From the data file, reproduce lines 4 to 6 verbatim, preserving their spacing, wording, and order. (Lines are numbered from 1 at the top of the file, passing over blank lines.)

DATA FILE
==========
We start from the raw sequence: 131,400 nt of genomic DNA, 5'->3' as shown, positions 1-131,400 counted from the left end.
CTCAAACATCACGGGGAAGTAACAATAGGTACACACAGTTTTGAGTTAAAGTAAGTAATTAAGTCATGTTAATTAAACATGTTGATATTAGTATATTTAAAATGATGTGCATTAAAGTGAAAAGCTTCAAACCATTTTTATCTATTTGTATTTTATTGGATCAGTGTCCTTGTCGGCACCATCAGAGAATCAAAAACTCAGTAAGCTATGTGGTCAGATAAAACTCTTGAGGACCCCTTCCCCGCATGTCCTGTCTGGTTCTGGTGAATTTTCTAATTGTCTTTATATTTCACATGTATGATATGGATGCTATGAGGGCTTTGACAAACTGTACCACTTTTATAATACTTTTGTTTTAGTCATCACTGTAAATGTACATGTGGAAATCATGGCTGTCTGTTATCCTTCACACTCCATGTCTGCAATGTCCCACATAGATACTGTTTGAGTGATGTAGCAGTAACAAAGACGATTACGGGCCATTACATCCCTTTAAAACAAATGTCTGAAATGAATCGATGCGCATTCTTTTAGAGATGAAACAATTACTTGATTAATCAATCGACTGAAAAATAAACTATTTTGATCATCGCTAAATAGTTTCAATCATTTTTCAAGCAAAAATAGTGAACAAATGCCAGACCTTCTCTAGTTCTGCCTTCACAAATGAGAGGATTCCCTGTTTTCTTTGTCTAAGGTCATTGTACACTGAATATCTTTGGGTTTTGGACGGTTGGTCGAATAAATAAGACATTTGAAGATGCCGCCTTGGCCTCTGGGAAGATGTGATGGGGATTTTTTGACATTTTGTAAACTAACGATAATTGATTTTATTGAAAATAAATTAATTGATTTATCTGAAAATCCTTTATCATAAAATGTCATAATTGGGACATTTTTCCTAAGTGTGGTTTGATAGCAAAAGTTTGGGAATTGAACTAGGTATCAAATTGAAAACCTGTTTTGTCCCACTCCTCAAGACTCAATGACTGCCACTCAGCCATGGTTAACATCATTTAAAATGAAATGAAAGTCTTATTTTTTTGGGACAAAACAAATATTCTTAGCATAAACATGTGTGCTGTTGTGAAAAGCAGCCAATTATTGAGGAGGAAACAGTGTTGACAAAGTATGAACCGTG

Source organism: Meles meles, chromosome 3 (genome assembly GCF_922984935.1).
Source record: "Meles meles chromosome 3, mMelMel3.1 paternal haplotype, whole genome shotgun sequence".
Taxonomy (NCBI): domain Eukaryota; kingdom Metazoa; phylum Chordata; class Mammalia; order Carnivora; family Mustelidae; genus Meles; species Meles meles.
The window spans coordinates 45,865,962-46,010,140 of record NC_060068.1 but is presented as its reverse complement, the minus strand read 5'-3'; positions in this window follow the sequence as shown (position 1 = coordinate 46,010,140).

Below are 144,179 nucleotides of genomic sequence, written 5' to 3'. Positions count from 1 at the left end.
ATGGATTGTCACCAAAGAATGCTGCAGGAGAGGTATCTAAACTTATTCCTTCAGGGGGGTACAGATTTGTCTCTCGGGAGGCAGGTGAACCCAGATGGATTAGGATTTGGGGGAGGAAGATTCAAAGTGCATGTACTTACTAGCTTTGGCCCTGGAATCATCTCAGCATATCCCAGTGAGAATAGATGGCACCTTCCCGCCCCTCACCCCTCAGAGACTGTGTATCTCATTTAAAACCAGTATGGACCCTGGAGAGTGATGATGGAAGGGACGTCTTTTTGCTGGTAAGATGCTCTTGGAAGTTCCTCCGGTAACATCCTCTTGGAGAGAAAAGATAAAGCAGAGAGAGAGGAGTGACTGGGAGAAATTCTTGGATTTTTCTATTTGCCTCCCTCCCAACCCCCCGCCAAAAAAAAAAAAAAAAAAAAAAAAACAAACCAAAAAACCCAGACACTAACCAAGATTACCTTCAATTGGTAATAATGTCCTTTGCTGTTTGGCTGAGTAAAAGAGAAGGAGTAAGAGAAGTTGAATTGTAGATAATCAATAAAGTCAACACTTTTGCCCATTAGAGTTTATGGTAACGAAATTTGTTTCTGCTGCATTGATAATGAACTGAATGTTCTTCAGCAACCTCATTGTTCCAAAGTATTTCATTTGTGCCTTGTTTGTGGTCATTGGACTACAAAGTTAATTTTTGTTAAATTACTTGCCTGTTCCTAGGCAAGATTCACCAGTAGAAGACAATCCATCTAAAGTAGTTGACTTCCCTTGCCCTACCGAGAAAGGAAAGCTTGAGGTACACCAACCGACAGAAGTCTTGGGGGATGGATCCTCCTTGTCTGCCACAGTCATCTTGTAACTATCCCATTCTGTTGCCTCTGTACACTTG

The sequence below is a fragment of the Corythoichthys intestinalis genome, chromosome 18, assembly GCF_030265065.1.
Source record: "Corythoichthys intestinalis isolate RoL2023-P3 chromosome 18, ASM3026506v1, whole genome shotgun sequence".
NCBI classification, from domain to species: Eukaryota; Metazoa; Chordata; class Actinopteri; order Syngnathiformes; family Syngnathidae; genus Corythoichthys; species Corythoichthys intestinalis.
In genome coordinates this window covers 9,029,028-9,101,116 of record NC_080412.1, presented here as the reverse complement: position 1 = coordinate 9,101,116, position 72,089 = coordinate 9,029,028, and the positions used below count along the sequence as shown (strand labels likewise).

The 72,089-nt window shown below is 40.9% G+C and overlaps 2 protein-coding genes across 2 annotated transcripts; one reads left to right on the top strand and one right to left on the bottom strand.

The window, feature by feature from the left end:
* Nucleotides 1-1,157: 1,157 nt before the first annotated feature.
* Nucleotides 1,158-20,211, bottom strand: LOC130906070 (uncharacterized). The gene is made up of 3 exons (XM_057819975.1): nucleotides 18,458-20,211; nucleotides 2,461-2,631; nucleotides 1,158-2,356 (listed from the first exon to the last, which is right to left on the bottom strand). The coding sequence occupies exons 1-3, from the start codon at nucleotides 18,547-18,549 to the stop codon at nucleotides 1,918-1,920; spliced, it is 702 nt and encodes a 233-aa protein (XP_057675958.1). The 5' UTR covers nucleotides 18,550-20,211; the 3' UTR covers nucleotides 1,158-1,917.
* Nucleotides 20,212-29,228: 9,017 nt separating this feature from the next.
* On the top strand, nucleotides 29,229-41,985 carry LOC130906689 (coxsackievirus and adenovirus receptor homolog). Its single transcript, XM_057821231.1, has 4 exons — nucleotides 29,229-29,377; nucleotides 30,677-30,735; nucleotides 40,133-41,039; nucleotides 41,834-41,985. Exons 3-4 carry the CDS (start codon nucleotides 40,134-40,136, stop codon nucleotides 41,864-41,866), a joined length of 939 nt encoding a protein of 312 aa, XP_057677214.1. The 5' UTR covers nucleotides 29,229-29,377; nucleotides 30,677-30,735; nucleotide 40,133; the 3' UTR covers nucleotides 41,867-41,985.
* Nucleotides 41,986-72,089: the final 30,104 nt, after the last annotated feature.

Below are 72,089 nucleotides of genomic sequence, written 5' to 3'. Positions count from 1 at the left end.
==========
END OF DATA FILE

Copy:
Source record: "Meles meles chromosome 3, mMelMel3.1 paternal haplotype, whole genome shotgun sequence".
Taxonomy (NCBI): domain Eukaryota; kingdom Metazoa; phylum Chordata; class Mammalia; order Carnivora; family Mustelidae; genus Meles; species Meles meles.
The window spans coordinates 45,865,962-46,010,140 of record NC_060068.1 but is presented as its reverse complement, the minus strand read 5'-3'; positions in this window follow the sequence as shown (position 1 = coordinate 46,010,140).